(FILES) In this file photo taken on January 26, 2018 President of the Democratic Republic of Congo, Joseph Kabila, holds a press conference for the first time in five years in Kinshasa.
Kabila, 47, has been at the helm since 2001, presiding over a vast mineral-rich country with a reputation for corruption, inequality and unrest. He was scheduled to stand down at the end of 2016 after his second elected term, technically the last permitted under the constitution. Kabila has refused to spell out whether he will seek a new term in the vote. The DRC has never known a peaceful transition of power since it gained independence in 1960 — and some experts fear that the December 23 elections may trigger a bloody conflict.
/ AFP PHOTO / THOMAS NICOLON
DR Congo President Joseph Kabila, ending months of speculation, has chosen former interior minister Emmanuel Ramazani Shadary to be his successor in upcoming elections, the government said on Wednesday.
The announcement came just hours before the deadline for lodging applications for the December 23 election — a vote analysts say is crucial for the country’s future.
Ramazani Shadary, a Kabila loyalist, was among a group of Congolese officials sanctioned by the European Union in 2017 for violations of human rights.
He “will represent our political family in the presidential election,” spokesman Lambert Mende told a press conference. “We will all rally behind him.”
Described in his official biography as “the man you need for difficult times,” Ramazani Shadary was due to lodge his candidacy in person at the electoral commission in Kinshasa on Wednesday.
Kabila, 47, who has been in power for 17 years, should have stepped down at the end of 2016 when he reached a two-term limit.
But, igniting angry demonstrations, he stayed on thanks to a constitutional clause enabling the president to remain in office until a new president is elected.
Opponents staged protests that were bloodily repressed, triggering angry condemnations from the United States and the European Union.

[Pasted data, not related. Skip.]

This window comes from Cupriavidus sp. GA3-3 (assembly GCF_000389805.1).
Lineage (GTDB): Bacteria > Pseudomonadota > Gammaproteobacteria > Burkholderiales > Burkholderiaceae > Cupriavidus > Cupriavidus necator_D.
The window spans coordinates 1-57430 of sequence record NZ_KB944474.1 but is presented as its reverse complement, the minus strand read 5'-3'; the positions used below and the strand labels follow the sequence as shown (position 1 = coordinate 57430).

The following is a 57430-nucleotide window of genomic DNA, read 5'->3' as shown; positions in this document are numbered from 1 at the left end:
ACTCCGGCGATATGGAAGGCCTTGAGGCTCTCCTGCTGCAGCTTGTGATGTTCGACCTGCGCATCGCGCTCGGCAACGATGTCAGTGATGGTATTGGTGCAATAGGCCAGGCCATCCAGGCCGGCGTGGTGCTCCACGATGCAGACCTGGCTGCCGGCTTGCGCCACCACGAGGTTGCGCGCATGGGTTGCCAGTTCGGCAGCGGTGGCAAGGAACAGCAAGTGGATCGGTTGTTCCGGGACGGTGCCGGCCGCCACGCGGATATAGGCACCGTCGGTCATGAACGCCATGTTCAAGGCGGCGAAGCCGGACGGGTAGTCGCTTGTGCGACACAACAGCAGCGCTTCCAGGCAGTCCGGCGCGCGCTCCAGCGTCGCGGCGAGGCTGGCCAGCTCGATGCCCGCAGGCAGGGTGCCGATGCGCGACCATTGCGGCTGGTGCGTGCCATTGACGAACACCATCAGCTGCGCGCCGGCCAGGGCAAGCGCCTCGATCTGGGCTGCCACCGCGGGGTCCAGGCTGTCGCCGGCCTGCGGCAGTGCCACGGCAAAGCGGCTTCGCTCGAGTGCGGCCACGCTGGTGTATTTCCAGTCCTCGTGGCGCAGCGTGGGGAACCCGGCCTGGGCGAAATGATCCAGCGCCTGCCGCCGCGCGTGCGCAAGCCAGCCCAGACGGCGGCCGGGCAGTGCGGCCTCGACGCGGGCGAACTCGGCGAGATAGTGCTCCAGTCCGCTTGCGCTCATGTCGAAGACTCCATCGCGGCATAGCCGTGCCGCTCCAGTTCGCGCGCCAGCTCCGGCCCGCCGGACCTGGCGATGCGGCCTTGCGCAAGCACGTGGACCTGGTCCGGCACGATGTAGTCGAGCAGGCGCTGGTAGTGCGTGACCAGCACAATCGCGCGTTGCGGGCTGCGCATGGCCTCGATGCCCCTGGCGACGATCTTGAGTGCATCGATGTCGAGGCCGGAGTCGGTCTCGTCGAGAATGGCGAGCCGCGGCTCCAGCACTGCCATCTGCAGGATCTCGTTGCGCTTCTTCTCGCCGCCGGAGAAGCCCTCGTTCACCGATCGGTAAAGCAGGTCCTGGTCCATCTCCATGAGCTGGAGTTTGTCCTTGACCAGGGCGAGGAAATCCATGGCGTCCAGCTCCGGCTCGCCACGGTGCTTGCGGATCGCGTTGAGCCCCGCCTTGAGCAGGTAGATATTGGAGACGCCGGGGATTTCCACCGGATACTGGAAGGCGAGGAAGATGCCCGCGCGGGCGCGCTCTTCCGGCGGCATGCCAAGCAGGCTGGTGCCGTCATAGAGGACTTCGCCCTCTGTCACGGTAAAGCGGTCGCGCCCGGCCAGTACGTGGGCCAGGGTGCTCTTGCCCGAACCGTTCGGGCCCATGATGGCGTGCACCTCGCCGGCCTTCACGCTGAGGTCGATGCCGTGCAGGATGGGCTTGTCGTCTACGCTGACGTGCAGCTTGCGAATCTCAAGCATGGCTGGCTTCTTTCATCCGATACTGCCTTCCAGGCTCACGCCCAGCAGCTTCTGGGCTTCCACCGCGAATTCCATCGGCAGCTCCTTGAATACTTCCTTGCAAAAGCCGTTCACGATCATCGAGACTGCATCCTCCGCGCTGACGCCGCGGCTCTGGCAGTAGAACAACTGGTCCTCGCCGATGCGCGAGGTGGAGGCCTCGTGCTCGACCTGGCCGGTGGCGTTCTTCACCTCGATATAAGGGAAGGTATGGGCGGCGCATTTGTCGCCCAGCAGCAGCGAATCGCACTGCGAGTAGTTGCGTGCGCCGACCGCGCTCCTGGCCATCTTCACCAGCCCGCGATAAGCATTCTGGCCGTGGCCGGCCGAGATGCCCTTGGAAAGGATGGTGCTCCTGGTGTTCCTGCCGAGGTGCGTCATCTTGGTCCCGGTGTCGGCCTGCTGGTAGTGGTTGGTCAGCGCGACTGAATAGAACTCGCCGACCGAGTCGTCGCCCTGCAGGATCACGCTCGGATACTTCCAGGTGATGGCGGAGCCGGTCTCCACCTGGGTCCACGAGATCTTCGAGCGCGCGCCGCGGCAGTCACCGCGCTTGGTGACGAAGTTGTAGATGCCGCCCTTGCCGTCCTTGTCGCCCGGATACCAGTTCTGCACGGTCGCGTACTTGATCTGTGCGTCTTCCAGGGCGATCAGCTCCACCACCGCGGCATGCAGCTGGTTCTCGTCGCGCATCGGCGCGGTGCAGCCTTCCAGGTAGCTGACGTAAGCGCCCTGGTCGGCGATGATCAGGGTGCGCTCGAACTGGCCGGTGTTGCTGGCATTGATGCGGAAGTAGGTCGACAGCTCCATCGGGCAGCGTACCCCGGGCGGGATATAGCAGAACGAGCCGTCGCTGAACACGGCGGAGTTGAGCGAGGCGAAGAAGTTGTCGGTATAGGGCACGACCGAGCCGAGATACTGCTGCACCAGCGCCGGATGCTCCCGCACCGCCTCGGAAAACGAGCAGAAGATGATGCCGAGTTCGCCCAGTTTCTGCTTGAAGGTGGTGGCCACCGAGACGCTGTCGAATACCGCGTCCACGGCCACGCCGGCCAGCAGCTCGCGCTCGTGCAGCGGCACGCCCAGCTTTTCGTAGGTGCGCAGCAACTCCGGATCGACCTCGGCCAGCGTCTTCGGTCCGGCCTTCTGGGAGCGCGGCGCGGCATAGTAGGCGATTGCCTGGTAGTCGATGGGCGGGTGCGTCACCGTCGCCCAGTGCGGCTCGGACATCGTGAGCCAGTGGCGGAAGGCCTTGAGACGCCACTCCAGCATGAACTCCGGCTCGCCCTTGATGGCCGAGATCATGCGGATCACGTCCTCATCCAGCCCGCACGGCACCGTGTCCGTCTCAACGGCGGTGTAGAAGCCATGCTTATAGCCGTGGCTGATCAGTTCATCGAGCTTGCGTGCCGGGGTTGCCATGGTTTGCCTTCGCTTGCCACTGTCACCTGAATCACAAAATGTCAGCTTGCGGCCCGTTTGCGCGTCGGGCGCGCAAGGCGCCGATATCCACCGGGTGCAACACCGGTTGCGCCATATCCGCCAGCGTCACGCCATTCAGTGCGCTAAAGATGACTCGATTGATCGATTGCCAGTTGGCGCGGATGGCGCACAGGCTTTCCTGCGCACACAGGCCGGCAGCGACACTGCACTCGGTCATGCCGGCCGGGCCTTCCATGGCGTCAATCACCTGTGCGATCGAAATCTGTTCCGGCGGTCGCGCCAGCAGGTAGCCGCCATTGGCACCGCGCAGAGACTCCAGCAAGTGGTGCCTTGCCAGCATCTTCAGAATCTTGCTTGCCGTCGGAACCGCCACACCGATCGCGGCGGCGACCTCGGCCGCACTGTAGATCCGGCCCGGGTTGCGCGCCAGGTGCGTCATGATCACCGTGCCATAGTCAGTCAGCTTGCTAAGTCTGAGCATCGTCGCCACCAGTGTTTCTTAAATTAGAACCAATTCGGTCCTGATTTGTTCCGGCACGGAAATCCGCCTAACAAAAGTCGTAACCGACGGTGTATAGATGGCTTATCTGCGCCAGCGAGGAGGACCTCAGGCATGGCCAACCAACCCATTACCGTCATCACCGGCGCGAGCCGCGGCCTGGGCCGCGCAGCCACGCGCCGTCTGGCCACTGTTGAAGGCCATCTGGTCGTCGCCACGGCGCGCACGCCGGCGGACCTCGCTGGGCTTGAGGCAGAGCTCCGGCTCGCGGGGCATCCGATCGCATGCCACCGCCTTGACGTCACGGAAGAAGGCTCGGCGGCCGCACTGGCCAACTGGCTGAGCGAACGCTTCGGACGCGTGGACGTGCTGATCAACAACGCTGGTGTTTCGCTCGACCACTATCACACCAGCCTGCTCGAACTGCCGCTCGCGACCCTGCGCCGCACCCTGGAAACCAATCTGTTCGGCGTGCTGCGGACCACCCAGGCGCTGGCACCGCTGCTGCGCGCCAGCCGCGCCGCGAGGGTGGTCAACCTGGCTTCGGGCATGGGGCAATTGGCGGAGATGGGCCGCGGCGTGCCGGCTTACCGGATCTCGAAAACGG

“Kabila not presenting himself as a candidate is a crucial first step,” Ida Sawyer, Central Africa director at Human Rights Watch told AFP.
“Yet we are still very far from a credible electoral process, and a lot can happen between now and December – including potentially more delays.”
The government’s intention to use voting machines has been criticised by the opposition, who claim they are difficult to use and could be hacked.
– ‘No special qualities’ –
Late Tuesday, Kabila held talks with his political allies, who are joined in an electoral platform called the Common Front for Congo (FCC), on picking a candidate who would succeed him.
Their choice was “the conclusion of consultations that the president, the moral authority of the the Common Front for Congo, undertook to find the rare bird,” Mende told journalists.
“Shadary has no special qualities other than absolute loyalty to the current head of state,” an analyst at a political NGO, based in Kinshasa, told AFP on condition of anonymity.
The fate of opposition leader Moise Katumbi who was barred from entering the country last week to lodge his candidacy has caused political friction ahead of the registration deadline.
Katumbi, 53, a wealthy businessman and former governor of the province of Katanga, was unable to cross the border from Zambia where he and his team remain as of Wednesday.
The end of Kabila’s regime is “a decisive step” for the DRC, said Christophe Lutundula, a close ally of Katumbi, adding however: “The road to free, transparent, inclusive and credible elections is long.”
– Corruption, inequality and unrest –
A country of some 80 million people, the Democratic Republic of Congo has never known a peaceful government transition since it gained independence from Belgium in 1960.
Kabila’s tenure over the vast mineral-rich country has been marked by a reputation for corruption, inequality and unrest.
Several provinces are in the grip of armed conflict and according to the UN High commissioner for refugees, more than four million people have had to flee their homes, many to Uganda, Tanzania, Angola and Zambia.
An investigation by a research group at New York University in 2017, All the President’s Wealth, revealed how Kabila and his family own more than 80 companies in the DRC and abroad, either wholly or partially,
“There’s a heightened political awareness and an understanding that the ruling party and Kabila hasn’t brought the kind of change that Congo needs and that Congolese want,” said Stephanie Wolters, Johannesburg-based analyst at ISS Africa.
“It’s essential to have some credible process or the Congo will keep spiralling and none of the important human security issues will be addressed.”
Sixteen candidates so far, including three major opposition figures, have submitted their names to the electoral commission.
Among them are Felix Tshisekedi, 55, leader of Congo’s oldest opposition party UDPS, and Jean-Pierre Bemba, 55, a former warlord recently acquitted by the International Criminal Court of war crimes and crimes against humanity.
The definitive list of candidates is set to be announced on September 19 after each name is validated by CENI.